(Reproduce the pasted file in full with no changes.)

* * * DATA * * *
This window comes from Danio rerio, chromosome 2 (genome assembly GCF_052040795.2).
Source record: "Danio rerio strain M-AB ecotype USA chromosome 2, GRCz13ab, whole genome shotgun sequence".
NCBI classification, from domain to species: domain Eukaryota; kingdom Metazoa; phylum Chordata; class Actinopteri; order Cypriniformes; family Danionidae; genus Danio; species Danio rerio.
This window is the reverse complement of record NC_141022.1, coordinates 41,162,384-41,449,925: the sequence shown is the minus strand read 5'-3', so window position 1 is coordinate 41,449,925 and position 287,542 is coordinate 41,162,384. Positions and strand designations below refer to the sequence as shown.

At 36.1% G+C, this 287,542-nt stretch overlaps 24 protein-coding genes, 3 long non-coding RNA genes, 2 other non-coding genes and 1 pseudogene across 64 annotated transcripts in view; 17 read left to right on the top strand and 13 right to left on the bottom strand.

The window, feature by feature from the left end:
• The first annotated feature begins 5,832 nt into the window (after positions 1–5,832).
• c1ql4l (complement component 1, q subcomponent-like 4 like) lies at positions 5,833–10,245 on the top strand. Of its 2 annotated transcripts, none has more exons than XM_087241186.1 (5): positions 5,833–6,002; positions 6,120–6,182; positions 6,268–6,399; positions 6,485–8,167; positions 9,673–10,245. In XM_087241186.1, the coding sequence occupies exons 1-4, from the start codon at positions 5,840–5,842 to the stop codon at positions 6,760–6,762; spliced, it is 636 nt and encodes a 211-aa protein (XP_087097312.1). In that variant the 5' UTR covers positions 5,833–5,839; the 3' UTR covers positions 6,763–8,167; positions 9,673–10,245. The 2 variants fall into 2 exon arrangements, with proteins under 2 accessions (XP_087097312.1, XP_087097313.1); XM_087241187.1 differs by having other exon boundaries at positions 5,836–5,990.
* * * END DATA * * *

This window comes from Danio rerio, chromosome 2 (genome assembly GCF_052040795.2).
Source record: "Danio rerio strain M-AB ecotype USA chromosome 2, GRCz13ab, whole genome shotgun sequence".
NCBI classification, from domain to species: domain Eukaryota; kingdom Metazoa; phylum Chordata; class Actinopteri; order Cypriniformes; family Danionidae; genus Danio; species Danio rerio.
This window is the reverse complement of record NC_141022.1, coordinates 41,162,384-41,449,925: the sequence shown is the minus strand read 5'-3', so window position 1 is coordinate 41,449,925 and position 287,542 is coordinate 41,162,384. Positions and strand designations below refer to the sequence as shown.

At 36.1% G+C, this 287,542-nt stretch overlaps 24 protein-coding genes, 3 long non-coding RNA genes, 2 other non-coding genes and 1 pseudogene across 64 annotated transcripts in view; 17 read left to right on the top strand and 13 right to left on the bottom strand.

The window, feature by feature from the left end:
• The first annotated feature begins 5,832 nt into the window (after positions 1–5,832).
• c1ql4l (complement component 1, q subcomponent-like 4 like) lies at positions 5,833–10,245 on the top strand. Of its 2 annotated transcripts, none has more exons than XM_087241186.1 (5): positions 5,833–6,002; positions 6,120–6,182; positions 6,268–6,399; positions 6,485–8,167; positions 9,673–10,245. In XM_087241186.1, the coding sequence occupies exons 1-4, from the start codon at positions 5,840–5,842 to the stop codon at positions 6,760–6,762; spliced, it is 636 nt and encodes a 211-aa protein (XP_087097312.1). In that variant the 5' UTR covers positions 5,833–5,839; the 3' UTR covers positions 6,763–8,167; positions 9,673–10,245. The 2 variants fall into 2 exon arrangements, with proteins under 2 accessions (XP_087097312.1, XP_087097313.1); XM_087241187.1 differs by having other exon boundaries at positions 5,836–5,990.